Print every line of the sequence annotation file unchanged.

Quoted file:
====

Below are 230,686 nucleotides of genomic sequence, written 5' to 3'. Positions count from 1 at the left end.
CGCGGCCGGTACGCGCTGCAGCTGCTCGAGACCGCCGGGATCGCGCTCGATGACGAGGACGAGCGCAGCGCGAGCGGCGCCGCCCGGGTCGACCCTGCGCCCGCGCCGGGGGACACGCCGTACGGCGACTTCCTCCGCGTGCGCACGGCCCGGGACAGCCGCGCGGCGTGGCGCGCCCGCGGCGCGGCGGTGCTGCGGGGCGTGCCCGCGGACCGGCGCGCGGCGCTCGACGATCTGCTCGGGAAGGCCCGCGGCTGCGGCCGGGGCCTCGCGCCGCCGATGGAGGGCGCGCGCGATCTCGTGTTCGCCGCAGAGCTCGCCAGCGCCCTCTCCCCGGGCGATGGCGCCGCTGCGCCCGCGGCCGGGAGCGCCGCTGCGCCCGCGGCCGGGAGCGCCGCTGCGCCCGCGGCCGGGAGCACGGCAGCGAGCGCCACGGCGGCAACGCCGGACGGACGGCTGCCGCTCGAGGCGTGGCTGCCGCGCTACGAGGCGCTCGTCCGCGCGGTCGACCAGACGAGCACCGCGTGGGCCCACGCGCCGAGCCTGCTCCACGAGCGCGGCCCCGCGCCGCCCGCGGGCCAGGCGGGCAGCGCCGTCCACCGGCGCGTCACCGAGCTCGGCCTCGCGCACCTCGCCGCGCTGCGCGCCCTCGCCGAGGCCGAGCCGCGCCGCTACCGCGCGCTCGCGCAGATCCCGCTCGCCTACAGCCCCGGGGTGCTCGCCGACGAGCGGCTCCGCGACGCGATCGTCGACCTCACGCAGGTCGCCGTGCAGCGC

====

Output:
Below are 230,686 nucleotides of genomic sequence, written 5' to 3'. Positions count from 1 at the left end.
CGCGGCCGGTACGCGCTGCAGCTGCTCGAGACCGCCGGGATCGCGCTCGATGACGAGGACGAGCGCAGCGCGAGCGGCGCCGCCCGGGTCGACCCTGCGCCCGCGCCGGGGGACACGCCGTACGGCGACTTCCTCCGCGTGCGCACGGCCCGGGACAGCCGCGCGGCGTGGCGCGCCCGCGGCGCGGCGGTGCTGCGGGGCGTGCCCGCGGACCGGCGCGCGGCGCTCGACGATCTGCTCGGGAAGGCCCGCGGCTGCGGCCGGGGCCTCGCGCCGCCGATGGAGGGCGCGCGCGATCTCGTGTTCGCCGCAGAGCTCGCCAGCGCCCTCTCCCCGGGCGATGGCGCCGCTGCGCCCGCGGCCGGGAGCGCCGCTGCGCCCGCGGCCGGGAGCGCCGCTGCGCCCGCGGCCGGGAGCACGGCAGCGAGCGCCACGGCGGCAACGCCGGACGGACGGCTGCCGCTCGAGGCGTGGCTGCCGCGCTACGAGGCGCTCGTCCGCGCGGTCGACCAGACGAGCACCGCGTGGGCCCACGCGCCGAGCCTGCTCCACGAGCGCGGCCCCGCGCCGCCCGCGGGCCAGGCGGGCAGCGCCGTCCACCGGCGCGTCACCGAGCTCGGCCTCGCGCACCTCGCCGCGCTGCGCGCCCTCGCCGAGGCCGAGCCGCGCCGCTACCGCGCGCTCGCGCAGATCCCGCTCGCCTACAGCCCCGGGGTGCTCGCCGACGAGCGGCTCCGCGACGCGATCGTCGACCTCACGCAGGTCGCCGTGCAGCGC